Get it in Writing

By Debi Hopkins | February 10, 2008

When it comes to settling claims, vendor contracts solidify a business’ protection

There was a time when a verbal agreement, sealed with a handshake, was enough to establish and maintain a business partnership. But those days are long gone. Any business today that operates without the proper written contracts in place leaves itself vulnerable. A recent example from the restaurant industry illustrates what can happen when business partnerships are not spelled out in black and white.

A large restaurant chain with a license to serve beer on tap had a longstanding agreement with a cleaning vendor for bi-weekly beer line servicing in their facilities. Unfortunately, the restaurant only had a verbal agreement, and not a written contract, with the vendor. This arrangement worked well for a while, until the one time it didn’t.

One evening a restaurant guest ordered a beer on tap. The waitperson drew the beer from the tap and delivered it, along with the beers ordered by the other guests at the table. The guest took a sip of the beer and immediately felt a burning sensation in her mouth and throat. She spit out the beer, grabbed water from an adjacent table and ran to the bathroom to rinse out her mouth. When the guest continued to feel pain and burning in her throat, she went to the hospital where she was diagnosed with caustic burns to her mouth and throat caused by sodium hydroxide. The restaurant investigated the event and learned that their cleaning vendor failed to fully rinse the beer lines during the bi-weekly cleaning and had left sodium hydroxide in the lines. The unlucky guest’s beer was the first beer pulled from the tap after their cleaning.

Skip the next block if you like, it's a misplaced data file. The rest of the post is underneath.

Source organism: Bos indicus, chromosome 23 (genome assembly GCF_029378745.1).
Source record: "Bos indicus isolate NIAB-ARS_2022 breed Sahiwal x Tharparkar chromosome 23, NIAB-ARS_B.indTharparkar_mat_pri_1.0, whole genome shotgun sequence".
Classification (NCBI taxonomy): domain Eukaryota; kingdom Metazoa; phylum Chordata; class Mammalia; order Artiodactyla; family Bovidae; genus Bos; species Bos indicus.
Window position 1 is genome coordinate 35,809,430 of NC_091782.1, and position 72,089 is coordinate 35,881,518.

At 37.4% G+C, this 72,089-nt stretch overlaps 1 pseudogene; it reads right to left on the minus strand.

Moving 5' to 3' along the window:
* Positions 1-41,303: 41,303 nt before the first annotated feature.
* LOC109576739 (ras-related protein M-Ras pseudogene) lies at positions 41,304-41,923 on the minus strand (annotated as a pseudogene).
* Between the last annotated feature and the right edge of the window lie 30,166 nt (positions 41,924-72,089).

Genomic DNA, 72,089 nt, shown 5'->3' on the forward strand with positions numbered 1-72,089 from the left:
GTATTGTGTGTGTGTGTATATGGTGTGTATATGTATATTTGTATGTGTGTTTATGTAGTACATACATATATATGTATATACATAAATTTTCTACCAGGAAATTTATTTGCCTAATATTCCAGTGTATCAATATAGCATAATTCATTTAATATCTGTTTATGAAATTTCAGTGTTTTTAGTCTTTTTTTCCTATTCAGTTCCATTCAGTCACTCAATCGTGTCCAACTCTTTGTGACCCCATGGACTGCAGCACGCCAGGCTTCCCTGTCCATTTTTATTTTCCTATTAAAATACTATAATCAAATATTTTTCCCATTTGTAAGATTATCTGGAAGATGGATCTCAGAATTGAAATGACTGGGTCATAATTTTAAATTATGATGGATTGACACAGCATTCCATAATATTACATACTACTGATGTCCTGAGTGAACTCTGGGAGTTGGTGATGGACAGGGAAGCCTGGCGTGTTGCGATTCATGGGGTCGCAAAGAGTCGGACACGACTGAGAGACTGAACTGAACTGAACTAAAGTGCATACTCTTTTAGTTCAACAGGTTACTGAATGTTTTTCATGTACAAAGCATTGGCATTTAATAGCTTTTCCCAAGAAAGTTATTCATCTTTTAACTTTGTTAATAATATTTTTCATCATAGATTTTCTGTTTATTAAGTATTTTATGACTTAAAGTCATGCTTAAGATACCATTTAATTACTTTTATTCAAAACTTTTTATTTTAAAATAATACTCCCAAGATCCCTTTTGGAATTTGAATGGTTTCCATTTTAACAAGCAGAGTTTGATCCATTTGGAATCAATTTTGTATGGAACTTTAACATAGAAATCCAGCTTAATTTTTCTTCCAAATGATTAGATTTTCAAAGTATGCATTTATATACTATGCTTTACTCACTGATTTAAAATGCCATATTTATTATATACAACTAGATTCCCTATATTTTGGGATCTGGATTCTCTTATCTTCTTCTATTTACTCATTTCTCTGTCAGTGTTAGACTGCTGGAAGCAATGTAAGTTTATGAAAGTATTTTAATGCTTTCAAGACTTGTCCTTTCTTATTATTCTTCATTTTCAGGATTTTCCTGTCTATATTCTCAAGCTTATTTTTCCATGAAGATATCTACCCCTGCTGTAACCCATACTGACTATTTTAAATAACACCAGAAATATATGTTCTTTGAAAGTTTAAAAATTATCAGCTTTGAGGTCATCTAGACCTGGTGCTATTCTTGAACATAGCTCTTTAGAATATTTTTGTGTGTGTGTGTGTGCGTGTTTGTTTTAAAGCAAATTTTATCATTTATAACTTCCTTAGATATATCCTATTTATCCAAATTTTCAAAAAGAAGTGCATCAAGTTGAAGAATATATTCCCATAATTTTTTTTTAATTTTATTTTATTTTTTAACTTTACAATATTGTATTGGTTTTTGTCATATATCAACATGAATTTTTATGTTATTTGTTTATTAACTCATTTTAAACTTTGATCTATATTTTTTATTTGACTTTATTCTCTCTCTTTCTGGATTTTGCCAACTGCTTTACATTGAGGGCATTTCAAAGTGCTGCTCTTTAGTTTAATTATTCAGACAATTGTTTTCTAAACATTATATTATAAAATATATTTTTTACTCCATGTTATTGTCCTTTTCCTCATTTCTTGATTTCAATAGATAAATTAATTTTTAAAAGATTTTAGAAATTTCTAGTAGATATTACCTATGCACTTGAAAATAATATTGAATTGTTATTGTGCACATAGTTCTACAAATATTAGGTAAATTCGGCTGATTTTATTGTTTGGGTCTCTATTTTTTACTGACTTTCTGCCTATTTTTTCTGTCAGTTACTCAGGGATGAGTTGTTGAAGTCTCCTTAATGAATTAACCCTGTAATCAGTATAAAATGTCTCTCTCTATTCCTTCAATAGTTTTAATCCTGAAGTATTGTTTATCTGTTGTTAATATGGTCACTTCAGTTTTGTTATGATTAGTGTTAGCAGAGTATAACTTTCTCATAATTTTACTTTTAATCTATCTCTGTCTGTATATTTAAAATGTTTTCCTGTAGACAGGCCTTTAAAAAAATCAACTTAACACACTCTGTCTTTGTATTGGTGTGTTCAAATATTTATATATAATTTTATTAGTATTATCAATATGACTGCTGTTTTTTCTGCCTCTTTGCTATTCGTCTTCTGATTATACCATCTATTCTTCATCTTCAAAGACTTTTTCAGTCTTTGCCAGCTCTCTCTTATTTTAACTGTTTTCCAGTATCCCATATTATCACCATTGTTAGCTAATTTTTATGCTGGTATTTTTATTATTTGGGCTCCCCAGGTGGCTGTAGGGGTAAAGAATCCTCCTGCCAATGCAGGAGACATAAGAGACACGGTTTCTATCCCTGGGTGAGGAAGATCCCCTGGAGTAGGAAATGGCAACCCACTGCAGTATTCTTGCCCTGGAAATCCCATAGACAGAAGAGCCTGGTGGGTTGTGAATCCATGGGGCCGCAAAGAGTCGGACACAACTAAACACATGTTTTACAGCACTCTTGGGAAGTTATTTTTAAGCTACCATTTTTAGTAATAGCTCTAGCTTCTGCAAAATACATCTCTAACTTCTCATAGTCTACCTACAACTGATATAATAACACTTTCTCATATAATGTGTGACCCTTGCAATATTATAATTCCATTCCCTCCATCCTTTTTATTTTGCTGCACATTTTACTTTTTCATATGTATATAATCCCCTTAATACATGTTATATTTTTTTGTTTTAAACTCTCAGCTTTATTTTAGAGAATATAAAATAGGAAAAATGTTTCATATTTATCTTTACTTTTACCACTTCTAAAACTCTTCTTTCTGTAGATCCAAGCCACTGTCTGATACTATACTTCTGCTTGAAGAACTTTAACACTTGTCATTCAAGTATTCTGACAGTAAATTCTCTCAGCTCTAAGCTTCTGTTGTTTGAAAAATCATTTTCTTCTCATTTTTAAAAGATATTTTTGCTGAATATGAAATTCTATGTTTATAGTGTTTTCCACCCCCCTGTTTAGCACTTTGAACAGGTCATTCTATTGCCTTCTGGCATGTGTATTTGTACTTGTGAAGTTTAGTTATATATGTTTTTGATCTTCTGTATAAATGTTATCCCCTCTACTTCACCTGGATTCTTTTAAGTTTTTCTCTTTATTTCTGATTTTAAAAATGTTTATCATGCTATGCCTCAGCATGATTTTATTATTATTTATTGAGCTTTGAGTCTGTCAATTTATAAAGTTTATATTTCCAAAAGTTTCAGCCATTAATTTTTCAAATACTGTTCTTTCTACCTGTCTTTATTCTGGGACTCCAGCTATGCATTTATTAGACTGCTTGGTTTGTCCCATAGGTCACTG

The guest hired an attorney to recover damages from the restaurant for the burns and the increased risk of cancer caused by her exposure to sodium hydroxide. She alleged the restaurant was negligent in serving her a contaminated beer and in failing to have procedures in place to ensure that their vendor safely completed its work. The guest also sued the cleaning vendor alleging negligent line cleaning.

Beer line cleaning involves disconnecting the lines from the kegs, draining and rinsing the lines with sodium hydroxide, rinsing them with water, reattaching the lines to the tap and, finally, running beer through the lines. The restaurant’s subsequent investigation showed that the vendor was solely responsible for cleaning the lines and that none of its employees assisted in anyway. In addition, the presence of sodium hydroxide in the beer was not evident as it did not change the color, texture, consistency or smell of the beer. There was nothing about the beer served to the guest that could have warned anyone of the presence of sodium hydroxide.

Even though the vendor was solely responsible for cleaning the lines, because there was no written contract outlining the agreement, the restaurant was held potentially negligent.

To make a bad situation worse, the incident occurred in Massachusetts, which has an unusual statute governing contributions between co-defendants. The statute holds that all negligent defendants share equally in the exposure. This means that even if the restaurant was allocated 5 percent of the fault, they would still have to pay 50 percent of any recovery. So without a written contract transferring risk to the proper parties, the Massachusetts business statute potentially made the restaurant statutorily responsible for the loss regardless of the vendor’s role. And because the restaurant had deeper pockets than the vendor, the plaintiff’s attorney took advantage of the unusual statute and focused his attention on the restaurant.